“What gunpowder did for war, the printing press has done for the mind”
– Wendall Phillips
When thinking about the phenomenon of the printing press, it has become accepted to refer to the mainstream press discussed in Crowley & Heyer, however this is not the only method of printing known.
The printing press referred to in Crowley & Heyer was invented in the Holy Roman Empire by Johannes Gutenberg around 1440. Gutenberg, a goldsmith by trade, invented a hand mould to create a metal movable type, and added screws and other existing technologies to create a printing system. It is said by Einstein (1980) that a single Renaissance press could reproduce 3600 pages per workday, compared to the inferior woodblock printing press system used in East Asia that could produce approximately 2000 pages per day.
The woodblock printing system of East Asia is the first method of printing known to man, dating back to 206 BC. Such a technique, originating in China, is a method for printing text, images and patterns on textiles and eventually on paper. From woodblock printing came Ukiyo-e, a famous genre of Japanese prints. Ukiyo-e translates to pictures of the floating world and rose to prominence during the 17th century. The creations of Ukiyo-e, described as beautiful artwork, was aimed at the merchant class in the urbanising modern Tokyo. Amongst the popular themes were depictions of beautiful women, kabuki actors, sumo wrestlers, scenes from history and folk tales, landscapes, flora and erotica (Salter, 2001).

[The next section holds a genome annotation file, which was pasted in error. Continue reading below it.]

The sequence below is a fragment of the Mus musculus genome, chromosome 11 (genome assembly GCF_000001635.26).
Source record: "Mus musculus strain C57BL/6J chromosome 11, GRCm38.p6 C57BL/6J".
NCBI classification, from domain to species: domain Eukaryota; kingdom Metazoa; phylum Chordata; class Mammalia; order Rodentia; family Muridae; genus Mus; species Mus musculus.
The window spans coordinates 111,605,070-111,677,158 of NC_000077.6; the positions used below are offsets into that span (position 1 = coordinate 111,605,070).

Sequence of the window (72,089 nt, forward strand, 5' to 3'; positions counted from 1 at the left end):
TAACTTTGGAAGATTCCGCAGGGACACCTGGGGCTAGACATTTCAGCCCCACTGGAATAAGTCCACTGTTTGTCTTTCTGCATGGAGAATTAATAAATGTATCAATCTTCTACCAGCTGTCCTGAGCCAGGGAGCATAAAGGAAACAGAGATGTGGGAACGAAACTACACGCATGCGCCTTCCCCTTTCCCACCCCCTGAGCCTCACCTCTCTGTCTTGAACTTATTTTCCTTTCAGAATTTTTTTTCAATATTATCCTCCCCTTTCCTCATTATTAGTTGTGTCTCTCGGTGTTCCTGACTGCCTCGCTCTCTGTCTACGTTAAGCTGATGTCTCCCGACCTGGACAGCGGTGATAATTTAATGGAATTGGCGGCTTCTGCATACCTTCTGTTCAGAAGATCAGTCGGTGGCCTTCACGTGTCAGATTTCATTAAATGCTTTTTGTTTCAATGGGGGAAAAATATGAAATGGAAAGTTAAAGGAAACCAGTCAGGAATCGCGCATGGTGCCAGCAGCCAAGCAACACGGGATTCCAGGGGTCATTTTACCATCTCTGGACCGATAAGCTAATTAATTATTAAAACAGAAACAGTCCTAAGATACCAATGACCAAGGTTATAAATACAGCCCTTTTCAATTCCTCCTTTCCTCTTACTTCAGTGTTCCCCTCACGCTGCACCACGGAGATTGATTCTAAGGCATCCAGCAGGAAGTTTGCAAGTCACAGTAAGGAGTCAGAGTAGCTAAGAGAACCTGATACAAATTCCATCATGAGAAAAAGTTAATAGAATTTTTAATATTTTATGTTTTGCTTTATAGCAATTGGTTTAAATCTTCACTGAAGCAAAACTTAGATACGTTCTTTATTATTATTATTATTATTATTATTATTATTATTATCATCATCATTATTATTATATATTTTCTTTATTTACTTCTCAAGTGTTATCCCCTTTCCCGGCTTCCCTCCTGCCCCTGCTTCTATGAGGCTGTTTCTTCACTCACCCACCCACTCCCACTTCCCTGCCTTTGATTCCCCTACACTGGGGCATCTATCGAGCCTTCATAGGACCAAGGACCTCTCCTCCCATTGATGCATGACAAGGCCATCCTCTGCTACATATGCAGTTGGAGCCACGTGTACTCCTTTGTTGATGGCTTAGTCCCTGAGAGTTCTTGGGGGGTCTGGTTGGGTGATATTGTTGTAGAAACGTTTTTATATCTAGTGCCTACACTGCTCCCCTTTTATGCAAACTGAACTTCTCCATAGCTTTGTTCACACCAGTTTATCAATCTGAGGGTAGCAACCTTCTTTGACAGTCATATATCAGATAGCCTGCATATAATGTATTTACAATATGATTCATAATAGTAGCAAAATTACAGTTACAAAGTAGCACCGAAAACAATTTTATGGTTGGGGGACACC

Woodblock prints started receiving more attention and became highly regarded when Hishikawa Moronobu, a Japanese artist gained fame for popularising the Ukiyo-e genre of prints and paintings during the 1670’s. Moronobu slowly incorporated colour into his artworks, however this was done by hand and only for special commissions. Ukiyo-e, and the creations thereof continued to evolve and by the 1790’s, full colour prints were being produced (Lane, 1978).
Below are examples of woodblock prints, Ukiyo-e and Moronobu’s famous work.
Crowley, D & Heyer, P 2011, Communication in history: technology, culture, society, 6th edn, Pearson, Sydney
Einstein, E 1980, ‘The printing press as an agent of change’, Journal of Advertising Research, vol. 33, no. 2, viewed 30 April 2015, https://books.google.com.au/books?hl=en&lr=&id=WR1eajpBG9cC&oi=fnd&pg=PR9&dq=printing+press&ots=EqHGQ218kM&sig=TIDD_-LUPJfKQ8TB7mPB8BKaV6I#v=onepage&q=printing%20press&f=false
Lane, R 1978, Images of a floating world, viewed 30 April 2015, https://books.google.com.au/books?hl=en&lr=&id=4T-kJB8vKvcC&oi=fnd&pg=PR9&dq=related:tkEqOzHwtBsJ:scholar.google.com/&ots=SCVQJCdDwX&sig=rSmef1yj-Jxkt_D89A2p8N9DbH8#v=onepage&q&f=false
Phillips, W 2001, Wendall Phillips Quotes, viewed 30 April 2015, http://www.brainyquote.com/quotes/quotes/w/wendellphi159542.html
Salter, R 2001, Japanese Woodblock Printing, viewed 30 April 2015, https://books.google.com.au/books?hl=en&lr=&id=WqmzsLn9ww0C&oi=fnd&pg=PA6&dq=woodblock+printing&ots=eSVvKE2-Bd&sig=RNLPnR_edpS63fdK–N0Hc6U5sQ#v=onepage&q=woodblock%20printing&f=false